David Moore with Equity Advantage asks the expert attorney Connie Rathbone with Dunn Carney about tenancy in common (TIC). They break down the misconceptions about TIC and discuss the importance of working with good people. Get advice from the experts to maximize your investment options.
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Breaking Down the Misconceptions of a TIC Deal
David Moore: Tenancy in common (TICs) got a bit of a black eye through the crash, but you did a lot of work cleaning up a lot of that situation during the crash. I’d be interested to hear about that.
Connie Rathbone: Before the crash, we did a lot of work for tenant in common sponsors putting together transactions, and we worked for the sponsors that did good reasonable deals where they would get 200 or 300,000 as a fee on the front end as opposed to some of the tenant in common group sponsors that I worked for after the crash in which sponsors were making between a million and 10 million on the flips. In those deals, the clients were buried from day one, and they were never going to come out. And then, when the market declines, they’re buried even more.
David Moore: So they were buying into the top of the market and then marking it up?
Connie Rathbone: Yes, they were buying at the top of the market; for example, for 40 million on Monday, and then they syndicated it to the TICs for 50 million on Wednesday. Now I’m not familiar with market increases of $10 million in two days, but apparently they had some information in that regard. So a lot of those properties went together. Some good properties with good sponsors failed, and a lot of questionable properties with bad sponsors failed.
I started working with a lot of TIC groups and at one point we worked things out in one of the ugliest situations I’ve ever experienced in my practice of law. As a result of the publicity of all of that, probably over a 10-year period, from 2007 to 2017, I represented about 150 tenant in common groups with 35 owners each.
David Moore: Yes, and we did a lot of work together, and you would be working with the lenders and trying to work these things out a lot of times and, and all of sudden, boom, at the 11th hour, something would happen. Sometimes people had a situation where the debt exceeded the basis, which is what’s called phantom gain, and these people would lose the property and then have a bad tax result.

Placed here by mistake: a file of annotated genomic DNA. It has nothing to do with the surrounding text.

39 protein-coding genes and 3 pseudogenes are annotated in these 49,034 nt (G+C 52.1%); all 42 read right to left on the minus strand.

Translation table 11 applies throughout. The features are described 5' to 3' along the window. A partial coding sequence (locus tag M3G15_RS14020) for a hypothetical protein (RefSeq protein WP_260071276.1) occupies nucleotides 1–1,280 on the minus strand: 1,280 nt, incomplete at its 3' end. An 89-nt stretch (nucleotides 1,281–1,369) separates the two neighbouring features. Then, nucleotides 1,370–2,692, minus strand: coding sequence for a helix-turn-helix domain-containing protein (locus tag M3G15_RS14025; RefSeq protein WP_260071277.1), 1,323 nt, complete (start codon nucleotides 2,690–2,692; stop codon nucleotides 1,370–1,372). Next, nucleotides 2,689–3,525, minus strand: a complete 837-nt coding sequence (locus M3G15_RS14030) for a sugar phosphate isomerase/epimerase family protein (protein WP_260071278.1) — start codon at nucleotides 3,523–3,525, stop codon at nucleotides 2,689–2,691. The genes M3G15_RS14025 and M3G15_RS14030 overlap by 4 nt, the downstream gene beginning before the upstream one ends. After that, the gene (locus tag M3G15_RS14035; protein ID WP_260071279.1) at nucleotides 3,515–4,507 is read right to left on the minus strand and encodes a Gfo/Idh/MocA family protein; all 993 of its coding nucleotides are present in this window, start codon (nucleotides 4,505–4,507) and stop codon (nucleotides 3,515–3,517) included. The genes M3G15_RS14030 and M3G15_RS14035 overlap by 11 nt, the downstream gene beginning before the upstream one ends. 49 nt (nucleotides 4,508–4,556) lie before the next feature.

Connie Rathbone: Exactly. On a residential transaction, you had some tax relief during that period. But if you look at commercial transactions, investment transactions, dead over basis trigger is what’s called phantom gain, and people would know that. At the 11th hour, somebody would mention to these investors, “Do you understand you’re going to lose this property and you’re going to be taxed for doing that?”
David Moore: Yes, and at the 11th hour we’d jump into these transactions working with you on these and, all of a sudden, we’d be forced into doing a dozen or 20 different transactions in a day, creating different special entities, limited liability companies for the clients, assigning membership interest and everything pre-foreclosure, and it was just a race. Like you, I really felt for these people going through these things, but at least you were doing something to help them—doing whatever could be done to isolate them from the tax obligation in those situations.
Connie Rathbone: For the owners that came in with clean money, their basis was high enough, typically, to prevent a bad tax problem. But in a foreclosure, the IRS deems or pretends that it is a sale of the property at the loan balance. And because many of these people had done a series of 1031 exchanges, they maybe came to the property with a zero basis, zero carry over basis.